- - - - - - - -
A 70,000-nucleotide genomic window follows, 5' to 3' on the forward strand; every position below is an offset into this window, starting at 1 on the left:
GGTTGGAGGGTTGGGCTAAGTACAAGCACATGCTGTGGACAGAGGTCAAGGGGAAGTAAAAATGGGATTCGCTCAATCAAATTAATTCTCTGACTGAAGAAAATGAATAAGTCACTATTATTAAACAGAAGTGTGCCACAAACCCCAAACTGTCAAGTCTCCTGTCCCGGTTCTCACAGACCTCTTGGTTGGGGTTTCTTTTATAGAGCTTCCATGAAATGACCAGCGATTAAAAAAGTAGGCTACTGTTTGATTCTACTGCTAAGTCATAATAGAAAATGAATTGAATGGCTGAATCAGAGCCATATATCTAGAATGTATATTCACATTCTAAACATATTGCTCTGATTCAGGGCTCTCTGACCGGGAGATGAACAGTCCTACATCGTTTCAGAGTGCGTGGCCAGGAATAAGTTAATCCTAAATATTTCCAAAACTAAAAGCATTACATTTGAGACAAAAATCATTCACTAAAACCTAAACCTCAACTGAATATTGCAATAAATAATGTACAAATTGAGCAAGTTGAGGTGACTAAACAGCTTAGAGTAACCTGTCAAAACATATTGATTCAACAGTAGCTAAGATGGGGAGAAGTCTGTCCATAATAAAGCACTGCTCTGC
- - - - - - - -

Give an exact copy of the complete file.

A 70,000-nucleotide genomic window follows, 5' to 3' on the forward strand; every position below is an offset into this window, starting at 1 on the left:
GGTTGGAGGGTTGGGCTAAGTACAAGCACATGCTGTGGACAGAGGTCAAGGGGAAGTAAAAATGGGATTCGCTCAATCAAATTAATTCTCTGACTGAAGAAAATGAATAAGTCACTATTATTAAACAGAAGTGTGCCACAAACCCCAAACTGTCAAGTCTCCTGTCCCGGTTCTCACAGACCTCTTGGTTGGGGTTTCTTTTATAGAGCTTCCATGAAATGACCAGCGATTAAAAAAGTAGGCTACTGTTTGATTCTACTGCTAAGTCATAATAGAAAATGAATTGAATGGCTGAATCAGAGCCATATATCTAGAATGTATATTCACATTCTAAACATATTGCTCTGATTCAGGGCTCTCTGACCGGGAGATGAACAGTCCTACATCGTTTCAGAGTGCGTGGCCAGGAATAAGTTAATCCTAAATATTTCCAAAACTAAAAGCATTACATTTGAGACAAAAATCATTCACTAAAACCTAAACCTCAACTGAATATTGCAATAAATAATGTACAAATTGAGCAAGTTGAGGTGACTAAACAGCTTAGAGTAACCTGTCAAAACATATTGATTCAACAGTAGCTAAGATGGGGAGAAGTCTGTCCATAATAAAGCACTGCTCTGC